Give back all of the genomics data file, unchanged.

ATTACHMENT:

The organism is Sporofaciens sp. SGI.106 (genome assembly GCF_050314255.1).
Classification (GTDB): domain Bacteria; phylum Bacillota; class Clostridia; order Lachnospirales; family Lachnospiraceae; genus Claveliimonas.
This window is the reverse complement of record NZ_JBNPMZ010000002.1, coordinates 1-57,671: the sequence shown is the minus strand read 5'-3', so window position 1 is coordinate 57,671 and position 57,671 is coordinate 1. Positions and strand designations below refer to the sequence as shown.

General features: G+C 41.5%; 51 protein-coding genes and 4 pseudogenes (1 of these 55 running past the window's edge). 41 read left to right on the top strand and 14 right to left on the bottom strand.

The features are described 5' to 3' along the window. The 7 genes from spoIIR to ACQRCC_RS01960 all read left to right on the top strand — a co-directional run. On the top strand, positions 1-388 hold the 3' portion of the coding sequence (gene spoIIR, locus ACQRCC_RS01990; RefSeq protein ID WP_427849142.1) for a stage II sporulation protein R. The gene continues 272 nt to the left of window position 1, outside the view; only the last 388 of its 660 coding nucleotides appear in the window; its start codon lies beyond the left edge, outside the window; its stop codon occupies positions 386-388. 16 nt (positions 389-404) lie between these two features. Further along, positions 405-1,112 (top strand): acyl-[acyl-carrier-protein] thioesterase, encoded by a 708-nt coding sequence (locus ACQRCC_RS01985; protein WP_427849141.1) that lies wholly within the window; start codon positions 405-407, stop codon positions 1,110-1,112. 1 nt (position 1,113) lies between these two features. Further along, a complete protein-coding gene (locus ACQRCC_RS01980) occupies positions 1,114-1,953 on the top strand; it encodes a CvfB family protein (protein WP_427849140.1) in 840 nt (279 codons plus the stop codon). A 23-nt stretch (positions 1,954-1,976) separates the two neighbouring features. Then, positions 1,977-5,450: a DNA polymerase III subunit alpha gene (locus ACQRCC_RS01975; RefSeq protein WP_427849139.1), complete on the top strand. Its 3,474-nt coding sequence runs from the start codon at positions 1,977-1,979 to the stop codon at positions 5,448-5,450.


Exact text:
The organism is Sporofaciens sp. SGI.106 (genome assembly GCF_050314255.1).
Classification (GTDB): domain Bacteria; phylum Bacillota; class Clostridia; order Lachnospirales; family Lachnospiraceae; genus Claveliimonas.
This window is the reverse complement of record NZ_JBNPMZ010000002.1, coordinates 1-57,671: the sequence shown is the minus strand read 5'-3', so window position 1 is coordinate 57,671 and position 57,671 is coordinate 1. Positions and strand designations below refer to the sequence as shown.

General features: G+C 41.5%; 51 protein-coding genes and 4 pseudogenes (1 of these 55 running past the window's edge). 41 read left to right on the top strand and 14 right to left on the bottom strand.

The features are described 5' to 3' along the window. The 7 genes from spoIIR to ACQRCC_RS01960 all read left to right on the top strand — a co-directional run. On the top strand, positions 1-388 hold the 3' portion of the coding sequence (gene spoIIR, locus ACQRCC_RS01990; RefSeq protein ID WP_427849142.1) for a stage II sporulation protein R. The gene continues 272 nt to the left of window position 1, outside the view; only the last 388 of its 660 coding nucleotides appear in the window; its start codon lies beyond the left edge, outside the window; its stop codon occupies positions 386-388. 16 nt (positions 389-404) lie between these two features. Further along, positions 405-1,112 (top strand): acyl-[acyl-carrier-protein] thioesterase, encoded by a 708-nt coding sequence (locus ACQRCC_RS01985; protein WP_427849141.1) that lies wholly within the window; start codon positions 405-407, stop codon positions 1,110-1,112. 1 nt (position 1,113) lies between these two features. Further along, a complete protein-coding gene (locus ACQRCC_RS01980) occupies positions 1,114-1,953 on the top strand; it encodes a CvfB family protein (protein WP_427849140.1) in 840 nt (279 codons plus the stop codon). A 23-nt stretch (positions 1,954-1,976) separates the two neighbouring features. Then, positions 1,977-5,450: a DNA polymerase III subunit alpha gene (locus ACQRCC_RS01975; RefSeq protein WP_427849139.1), complete on the top strand. Its 3,474-nt coding sequence runs from the start codon at positions 1,977-1,979 to the stop codon at positions 5,448-5,450.